[SCMP Column] Tariff war

August 25, 2018

As the US’s trade sanctions against China at last take effect, and “trade war” begins in earnest, it is timely to take an “audit” of the “America First” trade war as it focuses on China.

What are the practical impacts so far? How likely is the strategy to achieve declared aims? And what are likely to be unexpected consequences?

First, on practical impacts so far. In dollar terms they are quite small, which is probably as intended ahead of critically-important Senate and House of Representative elections in November. If negative effects don’t start to be felt until after the Mid-term elections, so much the better.

Tariffs on US$50bn a year of Chinese exports means the policy will in practice potentially impact imports worth about US$4bn a month. If importers go ahead and import anyway, imported goods from China will cost up to 25 per cent more. Pain may be acute in certain areas, but we need to remember that US goods imports amount to about US$200bn a month. So tariff impacts inside the US are likely to be modest.

So too inside China – first, because more than half of the goods targeted for tariffs are exports from US and other foreign-invested companies from places like Hong Kong and Taiwan, and second because even where the export value of items is high, very little of this export value is being captured inside China. When the value of an export from China is broken down, at the end of a long production chain that might embrace more than 10 economies, discomfort will be shared across all economies in the chain.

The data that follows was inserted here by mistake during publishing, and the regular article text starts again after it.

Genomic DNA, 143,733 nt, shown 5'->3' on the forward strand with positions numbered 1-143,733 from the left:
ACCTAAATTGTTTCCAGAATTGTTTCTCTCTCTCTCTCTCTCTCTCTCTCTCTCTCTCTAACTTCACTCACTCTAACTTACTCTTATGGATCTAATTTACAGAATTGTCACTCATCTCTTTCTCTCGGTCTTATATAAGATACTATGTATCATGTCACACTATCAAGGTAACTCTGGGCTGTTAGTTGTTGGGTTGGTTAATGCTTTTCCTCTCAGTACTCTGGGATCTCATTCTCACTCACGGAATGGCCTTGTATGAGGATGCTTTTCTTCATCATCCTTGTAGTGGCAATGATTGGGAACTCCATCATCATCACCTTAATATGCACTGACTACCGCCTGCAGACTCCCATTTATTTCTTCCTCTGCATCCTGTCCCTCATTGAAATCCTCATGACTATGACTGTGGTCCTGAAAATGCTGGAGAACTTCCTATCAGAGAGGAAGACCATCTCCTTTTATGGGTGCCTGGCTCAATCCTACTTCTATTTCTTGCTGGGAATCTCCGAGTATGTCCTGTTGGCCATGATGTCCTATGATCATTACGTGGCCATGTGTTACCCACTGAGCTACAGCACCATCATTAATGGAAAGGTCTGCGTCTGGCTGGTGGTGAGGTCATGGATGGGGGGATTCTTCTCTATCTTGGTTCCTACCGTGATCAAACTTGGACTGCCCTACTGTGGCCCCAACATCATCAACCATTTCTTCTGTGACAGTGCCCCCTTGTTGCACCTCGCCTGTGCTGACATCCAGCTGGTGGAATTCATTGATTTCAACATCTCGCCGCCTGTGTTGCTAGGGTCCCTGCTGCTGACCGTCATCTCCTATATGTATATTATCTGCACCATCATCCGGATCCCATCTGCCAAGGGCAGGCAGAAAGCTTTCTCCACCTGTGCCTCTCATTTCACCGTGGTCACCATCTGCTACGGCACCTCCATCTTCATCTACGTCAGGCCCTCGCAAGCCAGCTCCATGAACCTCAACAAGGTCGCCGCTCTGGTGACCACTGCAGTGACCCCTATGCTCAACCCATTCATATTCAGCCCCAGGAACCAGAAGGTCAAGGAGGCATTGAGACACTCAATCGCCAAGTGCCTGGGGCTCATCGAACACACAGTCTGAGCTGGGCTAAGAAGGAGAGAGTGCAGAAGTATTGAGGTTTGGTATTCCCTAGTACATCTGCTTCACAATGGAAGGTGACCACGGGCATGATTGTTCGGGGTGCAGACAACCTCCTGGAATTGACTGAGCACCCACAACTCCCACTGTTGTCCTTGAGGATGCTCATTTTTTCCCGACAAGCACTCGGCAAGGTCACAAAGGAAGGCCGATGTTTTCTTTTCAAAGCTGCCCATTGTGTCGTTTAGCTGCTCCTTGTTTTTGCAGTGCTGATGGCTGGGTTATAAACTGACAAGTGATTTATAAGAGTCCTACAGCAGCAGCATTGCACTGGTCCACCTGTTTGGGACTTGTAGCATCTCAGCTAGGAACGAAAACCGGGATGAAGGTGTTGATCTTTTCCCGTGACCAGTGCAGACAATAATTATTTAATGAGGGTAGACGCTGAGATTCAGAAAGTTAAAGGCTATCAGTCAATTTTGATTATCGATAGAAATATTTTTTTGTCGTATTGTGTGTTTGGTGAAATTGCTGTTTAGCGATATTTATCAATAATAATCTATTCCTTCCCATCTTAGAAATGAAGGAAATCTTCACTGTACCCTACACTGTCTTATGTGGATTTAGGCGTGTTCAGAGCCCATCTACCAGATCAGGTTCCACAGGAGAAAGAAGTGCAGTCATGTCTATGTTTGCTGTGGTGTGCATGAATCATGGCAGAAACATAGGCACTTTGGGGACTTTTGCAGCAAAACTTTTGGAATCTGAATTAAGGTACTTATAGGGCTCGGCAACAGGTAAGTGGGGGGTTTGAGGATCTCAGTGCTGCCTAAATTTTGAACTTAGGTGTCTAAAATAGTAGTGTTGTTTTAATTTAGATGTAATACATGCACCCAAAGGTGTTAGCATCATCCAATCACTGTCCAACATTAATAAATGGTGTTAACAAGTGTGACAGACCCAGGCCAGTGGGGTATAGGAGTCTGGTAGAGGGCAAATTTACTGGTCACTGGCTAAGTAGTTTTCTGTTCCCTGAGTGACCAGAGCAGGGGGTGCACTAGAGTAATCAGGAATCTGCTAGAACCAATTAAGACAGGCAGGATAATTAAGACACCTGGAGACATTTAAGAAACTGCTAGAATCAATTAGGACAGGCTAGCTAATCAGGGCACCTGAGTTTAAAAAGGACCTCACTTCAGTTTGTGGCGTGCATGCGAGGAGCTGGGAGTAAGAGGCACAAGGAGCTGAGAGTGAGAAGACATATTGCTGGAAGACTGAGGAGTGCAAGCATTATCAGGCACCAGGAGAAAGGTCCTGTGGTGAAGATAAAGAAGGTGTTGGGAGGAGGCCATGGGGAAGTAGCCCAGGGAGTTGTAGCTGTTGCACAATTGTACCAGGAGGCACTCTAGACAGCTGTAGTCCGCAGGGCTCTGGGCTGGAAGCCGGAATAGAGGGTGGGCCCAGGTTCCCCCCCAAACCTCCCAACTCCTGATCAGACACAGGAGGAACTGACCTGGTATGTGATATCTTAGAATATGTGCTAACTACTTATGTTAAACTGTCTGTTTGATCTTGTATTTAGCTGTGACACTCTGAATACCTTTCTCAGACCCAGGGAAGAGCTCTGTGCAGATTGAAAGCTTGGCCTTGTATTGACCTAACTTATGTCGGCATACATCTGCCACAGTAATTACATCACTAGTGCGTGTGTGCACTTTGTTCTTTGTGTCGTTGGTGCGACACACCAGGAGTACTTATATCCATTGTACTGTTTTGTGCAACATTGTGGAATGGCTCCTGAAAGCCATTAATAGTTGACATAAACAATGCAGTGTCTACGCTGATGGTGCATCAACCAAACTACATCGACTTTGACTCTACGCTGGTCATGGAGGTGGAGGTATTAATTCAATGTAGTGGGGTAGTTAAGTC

So at this stage, practical impacts are small, but provide dramatic publicity in important US elections. Donald Trump’s core can praise him for sticking to campaign pledges, and for “putting America first”.

The serious and perhaps long-term harm done to the US reputation as a reliable or trustworthy trading partner, and as a champion of rules-based international trade, cannot yet be measured.